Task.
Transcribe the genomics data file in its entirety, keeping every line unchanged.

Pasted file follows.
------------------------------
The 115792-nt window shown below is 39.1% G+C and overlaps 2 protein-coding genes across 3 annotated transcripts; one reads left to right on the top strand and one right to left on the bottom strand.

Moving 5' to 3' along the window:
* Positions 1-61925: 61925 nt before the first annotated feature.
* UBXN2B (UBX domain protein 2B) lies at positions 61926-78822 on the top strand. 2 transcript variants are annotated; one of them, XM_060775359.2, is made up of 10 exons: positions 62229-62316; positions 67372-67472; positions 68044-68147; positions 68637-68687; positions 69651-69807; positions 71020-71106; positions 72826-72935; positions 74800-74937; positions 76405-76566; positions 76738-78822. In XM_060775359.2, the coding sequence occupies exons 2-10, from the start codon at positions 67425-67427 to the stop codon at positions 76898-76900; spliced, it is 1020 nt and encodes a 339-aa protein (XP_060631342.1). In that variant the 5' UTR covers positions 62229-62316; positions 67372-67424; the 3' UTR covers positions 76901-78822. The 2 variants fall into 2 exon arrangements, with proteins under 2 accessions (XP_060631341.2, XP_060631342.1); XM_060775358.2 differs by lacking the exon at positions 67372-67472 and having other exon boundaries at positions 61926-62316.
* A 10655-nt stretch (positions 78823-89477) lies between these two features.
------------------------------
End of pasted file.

The 115792-nt window shown below is 39.1% G+C and overlaps 2 protein-coding genes across 3 annotated transcripts; one reads left to right on the top strand and one right to left on the bottom strand.

Moving 5' to 3' along the window:
* Positions 1-61925: 61925 nt before the first annotated feature.
* UBXN2B (UBX domain protein 2B) lies at positions 61926-78822 on the top strand. 2 transcript variants are annotated; one of them, XM_060775359.2, is made up of 10 exons: positions 62229-62316; positions 67372-67472; positions 68044-68147; positions 68637-68687; positions 69651-69807; positions 71020-71106; positions 72826-72935; positions 74800-74937; positions 76405-76566; positions 76738-78822. In XM_060775359.2, the coding sequence occupies exons 2-10, from the start codon at positions 67425-67427 to the stop codon at positions 76898-76900; spliced, it is 1020 nt and encodes a 339-aa protein (XP_060631342.1). In that variant the 5' UTR covers positions 62229-62316; positions 67372-67424; the 3' UTR covers positions 76901-78822. The 2 variants fall into 2 exon arrangements, with proteins under 2 accessions (XP_060631341.2, XP_060631342.1); XM_060775358.2 differs by lacking the exon at positions 67372-67472 and having other exon boundaries at positions 61926-62316.
* A 10655-nt stretch (positions 78823-89477) lies between these two features.